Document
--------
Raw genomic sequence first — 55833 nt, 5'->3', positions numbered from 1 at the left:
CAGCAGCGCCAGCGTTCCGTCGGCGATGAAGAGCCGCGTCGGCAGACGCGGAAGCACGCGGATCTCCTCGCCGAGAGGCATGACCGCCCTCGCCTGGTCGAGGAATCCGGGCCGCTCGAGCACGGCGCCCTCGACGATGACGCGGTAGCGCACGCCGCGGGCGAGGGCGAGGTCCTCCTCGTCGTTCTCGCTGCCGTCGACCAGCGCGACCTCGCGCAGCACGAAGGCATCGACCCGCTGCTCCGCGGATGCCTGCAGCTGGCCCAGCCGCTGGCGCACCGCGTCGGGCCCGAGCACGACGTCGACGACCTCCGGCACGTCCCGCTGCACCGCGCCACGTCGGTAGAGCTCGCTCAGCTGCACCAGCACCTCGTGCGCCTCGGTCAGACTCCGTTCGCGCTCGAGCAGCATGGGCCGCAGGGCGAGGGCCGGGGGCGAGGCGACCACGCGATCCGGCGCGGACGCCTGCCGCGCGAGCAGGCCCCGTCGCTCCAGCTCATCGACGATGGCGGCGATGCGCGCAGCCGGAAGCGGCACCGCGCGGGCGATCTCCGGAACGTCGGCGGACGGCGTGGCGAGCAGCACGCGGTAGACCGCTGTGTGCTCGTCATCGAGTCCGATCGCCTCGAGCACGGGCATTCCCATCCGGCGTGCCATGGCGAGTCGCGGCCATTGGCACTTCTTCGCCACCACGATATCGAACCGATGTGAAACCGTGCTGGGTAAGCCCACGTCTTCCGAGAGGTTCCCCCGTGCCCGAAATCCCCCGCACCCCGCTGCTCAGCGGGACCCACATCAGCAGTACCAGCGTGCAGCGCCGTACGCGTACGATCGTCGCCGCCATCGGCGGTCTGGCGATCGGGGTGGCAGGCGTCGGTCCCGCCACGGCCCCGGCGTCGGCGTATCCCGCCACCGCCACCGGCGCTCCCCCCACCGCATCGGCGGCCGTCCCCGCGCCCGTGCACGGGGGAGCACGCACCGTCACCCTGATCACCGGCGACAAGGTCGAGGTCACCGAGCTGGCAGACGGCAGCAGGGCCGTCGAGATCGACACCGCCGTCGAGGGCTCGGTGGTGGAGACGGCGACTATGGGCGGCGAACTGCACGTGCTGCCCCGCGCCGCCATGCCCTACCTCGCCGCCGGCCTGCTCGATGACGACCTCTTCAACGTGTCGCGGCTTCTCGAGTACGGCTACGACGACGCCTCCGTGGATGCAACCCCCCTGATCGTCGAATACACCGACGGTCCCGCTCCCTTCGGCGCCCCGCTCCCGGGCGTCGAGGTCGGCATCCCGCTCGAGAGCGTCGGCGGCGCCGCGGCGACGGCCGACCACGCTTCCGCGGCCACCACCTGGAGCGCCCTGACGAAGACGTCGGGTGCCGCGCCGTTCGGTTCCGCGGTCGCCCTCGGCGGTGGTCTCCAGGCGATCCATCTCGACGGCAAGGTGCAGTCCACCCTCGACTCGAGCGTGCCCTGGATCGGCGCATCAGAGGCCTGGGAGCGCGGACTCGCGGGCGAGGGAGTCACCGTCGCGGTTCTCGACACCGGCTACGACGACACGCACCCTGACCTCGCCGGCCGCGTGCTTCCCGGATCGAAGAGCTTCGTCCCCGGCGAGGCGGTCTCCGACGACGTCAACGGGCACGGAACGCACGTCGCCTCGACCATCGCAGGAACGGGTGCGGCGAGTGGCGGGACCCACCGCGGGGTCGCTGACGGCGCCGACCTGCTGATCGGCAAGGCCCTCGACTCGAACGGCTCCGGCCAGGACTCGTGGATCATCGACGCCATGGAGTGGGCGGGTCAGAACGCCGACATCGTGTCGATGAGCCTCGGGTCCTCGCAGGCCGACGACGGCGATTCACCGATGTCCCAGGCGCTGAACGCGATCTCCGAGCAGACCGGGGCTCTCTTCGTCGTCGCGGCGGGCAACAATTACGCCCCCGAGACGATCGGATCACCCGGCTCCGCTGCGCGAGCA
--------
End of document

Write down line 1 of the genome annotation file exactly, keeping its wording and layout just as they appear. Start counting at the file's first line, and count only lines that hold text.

Raw genomic sequence first — 55833 nt, 5'->3', positions numbered from 1 at the left: